This archived news story is available only for your personal, non-commercial use. Information in the story may be outdated or superseded by additional information. Reading or replaying the story in its archived form does not constitute a republication of the story.
SALT LAKE CITY — The Utah Transit Authority got a firsthand look Monday at one of the latest all-electric mass transit vehicles.
UTA is examining the bus and its charging technology manufactured by South Carolina-based Proterra Inc. for possible future use.
Executives with Proterra demonstrated the company's second-generation, 40-foot, zero-emission battery electric bus Monday. The vehicle uses technology that allows it to run 24 hours a day without refueling, eliminating all liquid fuel and tailpipe emissions.
When deployed for mass transit use, the bus uses an automated charging system during layovers at the end of routes.
The bus is constructed of composite materials and a 100 percent electric battery engine, with a 220 kilowatt magnetic drive motor and a two-speed automatic transmission.
Proterra officials say the vehicle delivers the equivalent of nearly 21 miles per gallon during normal transit operations.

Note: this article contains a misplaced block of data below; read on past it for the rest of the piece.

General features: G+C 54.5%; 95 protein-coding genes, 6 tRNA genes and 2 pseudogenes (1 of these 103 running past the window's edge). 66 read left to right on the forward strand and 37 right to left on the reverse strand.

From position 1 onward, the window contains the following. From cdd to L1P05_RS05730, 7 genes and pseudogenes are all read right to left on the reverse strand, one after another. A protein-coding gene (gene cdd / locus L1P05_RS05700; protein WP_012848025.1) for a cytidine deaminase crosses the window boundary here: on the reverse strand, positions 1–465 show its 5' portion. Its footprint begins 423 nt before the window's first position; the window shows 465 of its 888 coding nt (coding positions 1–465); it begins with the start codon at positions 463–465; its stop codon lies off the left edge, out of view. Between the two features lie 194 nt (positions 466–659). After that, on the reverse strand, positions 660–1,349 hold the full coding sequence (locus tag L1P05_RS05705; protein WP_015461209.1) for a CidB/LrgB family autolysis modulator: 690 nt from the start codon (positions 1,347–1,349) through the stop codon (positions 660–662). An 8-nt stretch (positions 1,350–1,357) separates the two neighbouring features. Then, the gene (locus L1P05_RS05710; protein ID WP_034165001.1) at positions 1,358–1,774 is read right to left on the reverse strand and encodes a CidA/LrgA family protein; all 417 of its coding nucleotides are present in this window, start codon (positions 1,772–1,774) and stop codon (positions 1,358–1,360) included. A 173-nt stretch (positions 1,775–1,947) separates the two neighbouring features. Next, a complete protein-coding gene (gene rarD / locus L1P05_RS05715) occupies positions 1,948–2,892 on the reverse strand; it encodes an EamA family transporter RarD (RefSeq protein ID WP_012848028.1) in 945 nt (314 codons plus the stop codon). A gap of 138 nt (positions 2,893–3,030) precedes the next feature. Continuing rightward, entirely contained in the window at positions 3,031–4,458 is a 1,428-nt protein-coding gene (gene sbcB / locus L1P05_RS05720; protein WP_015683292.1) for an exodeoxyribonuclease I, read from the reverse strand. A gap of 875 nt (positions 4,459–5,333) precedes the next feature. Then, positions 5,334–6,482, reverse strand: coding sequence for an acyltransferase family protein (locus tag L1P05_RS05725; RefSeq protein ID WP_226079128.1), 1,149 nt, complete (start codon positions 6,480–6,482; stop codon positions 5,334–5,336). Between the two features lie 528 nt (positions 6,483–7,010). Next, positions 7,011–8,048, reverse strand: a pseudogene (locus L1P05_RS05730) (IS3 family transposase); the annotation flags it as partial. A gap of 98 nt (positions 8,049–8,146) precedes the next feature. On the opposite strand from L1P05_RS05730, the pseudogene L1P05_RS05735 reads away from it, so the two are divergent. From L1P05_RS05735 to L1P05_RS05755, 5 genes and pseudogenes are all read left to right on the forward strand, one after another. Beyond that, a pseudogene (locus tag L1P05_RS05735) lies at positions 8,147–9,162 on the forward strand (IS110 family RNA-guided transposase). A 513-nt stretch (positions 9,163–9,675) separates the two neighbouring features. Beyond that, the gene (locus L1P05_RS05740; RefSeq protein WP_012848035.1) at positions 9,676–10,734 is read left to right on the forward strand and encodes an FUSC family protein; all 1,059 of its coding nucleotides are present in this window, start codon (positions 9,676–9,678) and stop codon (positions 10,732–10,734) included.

The initial cost of the bus is about $825,000, said Matt Horton, Proterra vice president of sales. The company currently has about 50 of its electric buses in use in mass transit fleets in cities around the country, he said.
In Utah, the only other mass transit entity that has an all-electric bus is the University of Utah's Commuter Services Department, which has one made by a different manufacturer.
Alma Allred, director of commuter services at the U., said the vehicle has been a valuable addition to its fleet, though the high initial cost has prevented the department from adding more as they evaluate the long-term operating expense.
As for UTA, agency officials said they have not made any purchasing commitments at this time and they're looking at several electric buses from various manufacturers.
UTA has more than 600 buses in its fleet, including 24 compressed natural gas buses, with as many as 20 more to be added in the next year, explained Steve Meyer, the transit agency's chief capital development officer.
Meyer said UTA is working to determine routes that would be best suited for electric vehicles, but there is no timetable for adding any to the fleet.
"We are going to continue evaluate (the options)," he said.